On 9 June 2010, I announced a full inquiry into the failings at Mid Staffordshire NHS Foundation Trust and gave a commitment to
“Reinforce the NHS constitution to make clear the rights and responsibilities of NHS staff and their employers in respect of whistleblowing”.
The Department of Health ran a full public consultation on a set of proposals for changes to the NHS constitution in respect of whistleblowing and published the Government’s response to that consultation, on 18 October 2011, setting out a commitment to making the changes in early 2012.
I have today published a revised NHS constitution which highlights the existing rights of NHS staff to raise concerns without fear of detriment and makes it clear that it is the right and duty of all NHS workers to report bad practice or any mistreatment of patients receiving care from the health service at the earliest opportunity.
Changes to the constitution add:
an expectation that staff should raise concerns at the earliest opportunity;
a pledge that NHS organisations should support staff when raising concerns by ensuring their concerns are fully investigated and that there is someone independent, outside of their team, to speak to; and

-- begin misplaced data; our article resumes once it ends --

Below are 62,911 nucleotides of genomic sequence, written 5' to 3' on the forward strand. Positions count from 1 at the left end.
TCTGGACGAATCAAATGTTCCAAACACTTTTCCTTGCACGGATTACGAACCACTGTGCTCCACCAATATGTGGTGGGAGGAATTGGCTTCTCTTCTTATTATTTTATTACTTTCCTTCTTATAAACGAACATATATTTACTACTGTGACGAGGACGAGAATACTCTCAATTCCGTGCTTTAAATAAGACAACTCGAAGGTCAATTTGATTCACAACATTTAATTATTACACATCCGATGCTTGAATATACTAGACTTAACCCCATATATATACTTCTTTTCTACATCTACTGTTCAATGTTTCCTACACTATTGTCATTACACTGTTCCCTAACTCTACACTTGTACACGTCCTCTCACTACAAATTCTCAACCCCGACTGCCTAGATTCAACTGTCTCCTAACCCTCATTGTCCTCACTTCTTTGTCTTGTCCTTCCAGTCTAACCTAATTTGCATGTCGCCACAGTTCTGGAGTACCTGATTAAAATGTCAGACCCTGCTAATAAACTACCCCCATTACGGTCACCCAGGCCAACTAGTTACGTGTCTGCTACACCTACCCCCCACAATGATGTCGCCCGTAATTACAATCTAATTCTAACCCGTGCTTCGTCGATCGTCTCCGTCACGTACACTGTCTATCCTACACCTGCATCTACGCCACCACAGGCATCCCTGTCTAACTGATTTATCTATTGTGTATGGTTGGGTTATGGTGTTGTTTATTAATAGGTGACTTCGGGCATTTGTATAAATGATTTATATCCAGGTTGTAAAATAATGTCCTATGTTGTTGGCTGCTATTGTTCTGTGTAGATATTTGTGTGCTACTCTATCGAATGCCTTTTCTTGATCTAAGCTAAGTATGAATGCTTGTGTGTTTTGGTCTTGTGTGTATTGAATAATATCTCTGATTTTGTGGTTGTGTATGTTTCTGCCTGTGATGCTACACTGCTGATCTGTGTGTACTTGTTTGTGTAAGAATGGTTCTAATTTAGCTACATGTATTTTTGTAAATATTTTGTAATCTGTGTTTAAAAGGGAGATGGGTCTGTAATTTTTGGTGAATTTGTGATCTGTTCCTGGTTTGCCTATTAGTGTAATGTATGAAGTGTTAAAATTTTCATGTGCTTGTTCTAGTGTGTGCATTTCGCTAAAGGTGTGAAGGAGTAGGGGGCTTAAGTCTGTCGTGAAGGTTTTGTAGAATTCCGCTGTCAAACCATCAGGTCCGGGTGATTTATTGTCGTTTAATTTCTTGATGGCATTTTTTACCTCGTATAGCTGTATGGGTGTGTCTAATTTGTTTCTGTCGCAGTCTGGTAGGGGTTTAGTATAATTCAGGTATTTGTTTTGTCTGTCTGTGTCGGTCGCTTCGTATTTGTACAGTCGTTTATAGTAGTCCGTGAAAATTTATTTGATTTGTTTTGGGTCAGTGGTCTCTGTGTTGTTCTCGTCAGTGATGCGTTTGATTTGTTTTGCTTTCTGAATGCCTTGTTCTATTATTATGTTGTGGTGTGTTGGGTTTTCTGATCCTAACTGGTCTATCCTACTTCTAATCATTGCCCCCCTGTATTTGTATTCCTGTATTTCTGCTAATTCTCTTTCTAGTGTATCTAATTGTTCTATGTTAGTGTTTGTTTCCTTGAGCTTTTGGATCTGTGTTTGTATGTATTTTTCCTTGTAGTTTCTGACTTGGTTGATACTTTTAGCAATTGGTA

clarity around the existing legal right for staff to raise concerns about safety, malpractice or other wrongdoing without suffering any detriment.
These changes are part of a series of measures intended to highlight the importance of whistleblowing in the NHS. This Government have already issued unequivocal guidance to NHS organisations that all their contracts of employment should cover staff whistleblowing rights and amended the NHS staff terms and conditions of service handbook for those staff on Agenda for Change terms and conditions to include a contractual right to raise concerns. We have also issued guidance to the NHS on supporting and taking action on concerns raised by staff.
Enshrining whistleblowing in the constitution will contribute to further raising the profile of whistleblowing and play an important role in creating a culture where staff will be able to raise genuine concerns in good faith, without fear of reprisal.
I recently announced that the Department of Health has put in place a new and improved contract for the provision of a confidential whistleblowing helpline for NHS staff to provide them with advice on how to raise concerns and what legal protections are available to them when they do. The new contract provides for a free phone service and extends the provision of the contract to staff working in social care.
The revised NHS constitution has been placed in the Library. Copies are available to hon. Members from the Vote Office and to noble Lords from the Printed Paper Office.